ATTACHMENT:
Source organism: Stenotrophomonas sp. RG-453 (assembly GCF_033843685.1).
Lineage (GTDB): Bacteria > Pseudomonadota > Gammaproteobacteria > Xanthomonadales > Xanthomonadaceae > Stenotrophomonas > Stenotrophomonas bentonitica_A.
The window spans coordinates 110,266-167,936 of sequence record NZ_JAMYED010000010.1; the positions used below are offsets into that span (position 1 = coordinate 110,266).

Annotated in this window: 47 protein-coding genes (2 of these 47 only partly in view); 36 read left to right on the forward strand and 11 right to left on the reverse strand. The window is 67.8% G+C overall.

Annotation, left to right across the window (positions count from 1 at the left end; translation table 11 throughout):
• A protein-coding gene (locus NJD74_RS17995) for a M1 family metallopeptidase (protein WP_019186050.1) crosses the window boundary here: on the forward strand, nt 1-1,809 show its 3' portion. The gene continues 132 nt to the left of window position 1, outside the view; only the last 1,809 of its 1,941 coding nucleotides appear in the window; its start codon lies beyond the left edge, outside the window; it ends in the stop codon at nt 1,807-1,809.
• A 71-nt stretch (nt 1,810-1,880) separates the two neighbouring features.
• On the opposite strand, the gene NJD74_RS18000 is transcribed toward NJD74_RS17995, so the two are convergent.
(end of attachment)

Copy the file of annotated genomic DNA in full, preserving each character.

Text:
Source organism: Stenotrophomonas sp. RG-453 (assembly GCF_033843685.1).
Lineage (GTDB): Bacteria > Pseudomonadota > Gammaproteobacteria > Xanthomonadales > Xanthomonadaceae > Stenotrophomonas > Stenotrophomonas bentonitica_A.
The window spans coordinates 110,266-167,936 of sequence record NZ_JAMYED010000010.1; the positions used below are offsets into that span (position 1 = coordinate 110,266).

Annotated in this window: 47 protein-coding genes (2 of these 47 only partly in view); 36 read left to right on the forward strand and 11 right to left on the reverse strand. The window is 67.8% G+C overall.

Annotation, left to right across the window (positions count from 1 at the left end; translation table 11 throughout):
• A protein-coding gene (locus NJD74_RS17995) for a M1 family metallopeptidase (protein WP_019186050.1) crosses the window boundary here: on the forward strand, nt 1-1,809 show its 3' portion. The gene continues 132 nt to the left of window position 1, outside the view; only the last 1,809 of its 1,941 coding nucleotides appear in the window; its start codon lies beyond the left edge, outside the window; it ends in the stop codon at nt 1,807-1,809.
• A 71-nt stretch (nt 1,810-1,880) separates the two neighbouring features.
• On the opposite strand, the gene NJD74_RS18000 is transcribed toward NJD74_RS17995, so the two are convergent.